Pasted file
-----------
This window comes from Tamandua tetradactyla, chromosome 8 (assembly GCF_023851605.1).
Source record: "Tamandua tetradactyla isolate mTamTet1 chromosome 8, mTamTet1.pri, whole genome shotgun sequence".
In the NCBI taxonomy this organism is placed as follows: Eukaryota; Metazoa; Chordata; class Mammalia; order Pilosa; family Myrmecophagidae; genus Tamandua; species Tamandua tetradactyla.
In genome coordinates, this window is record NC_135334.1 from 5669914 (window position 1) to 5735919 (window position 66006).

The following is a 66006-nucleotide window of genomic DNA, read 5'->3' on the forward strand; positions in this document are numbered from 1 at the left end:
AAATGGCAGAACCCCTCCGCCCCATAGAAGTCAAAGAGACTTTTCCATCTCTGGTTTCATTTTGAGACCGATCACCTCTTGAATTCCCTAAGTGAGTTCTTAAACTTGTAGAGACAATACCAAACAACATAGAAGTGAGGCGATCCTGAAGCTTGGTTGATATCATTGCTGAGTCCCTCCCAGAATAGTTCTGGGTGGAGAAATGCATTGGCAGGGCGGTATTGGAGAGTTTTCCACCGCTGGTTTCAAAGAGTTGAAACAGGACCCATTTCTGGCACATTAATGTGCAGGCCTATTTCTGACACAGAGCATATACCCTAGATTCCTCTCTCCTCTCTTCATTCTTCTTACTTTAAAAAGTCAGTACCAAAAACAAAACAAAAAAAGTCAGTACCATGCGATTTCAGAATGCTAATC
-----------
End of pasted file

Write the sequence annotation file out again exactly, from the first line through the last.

This window comes from Tamandua tetradactyla, chromosome 8 (assembly GCF_023851605.1).
Source record: "Tamandua tetradactyla isolate mTamTet1 chromosome 8, mTamTet1.pri, whole genome shotgun sequence".
In the NCBI taxonomy this organism is placed as follows: Eukaryota; Metazoa; Chordata; class Mammalia; order Pilosa; family Myrmecophagidae; genus Tamandua; species Tamandua tetradactyla.
In genome coordinates, this window is record NC_135334.1 from 5669914 (window position 1) to 5735919 (window position 66006).

The following is a 66006-nucleotide window of genomic DNA, read 5'->3' on the forward strand; positions in this document are numbered from 1 at the left end:
AAATGGCAGAACCCCTCCGCCCCATAGAAGTCAAAGAGACTTTTCCATCTCTGGTTTCATTTTGAGACCGATCACCTCTTGAATTCCCTAAGTGAGTTCTTAAACTTGTAGAGACAATACCAAACAACATAGAAGTGAGGCGATCCTGAAGCTTGGTTGATATCATTGCTGAGTCCCTCCCAGAATAGTTCTGGGTGGAGAAATGCATTGGCAGGGCGGTATTGGAGAGTTTTCCACCGCTGGTTTCAAAGAGTTGAAACAGGACCCATTTCTGGCACATTAATGTGCAGGCCTATTTCTGACACAGAGCATATACCCTAGATTCCTCTCTCCTCTCTTCATTCTTCTTACTTTAAAAAGTCAGTACCAAAAACAAAACAAAAAAAGTCAGTACCATGCGATTTCAGAATGCTAATC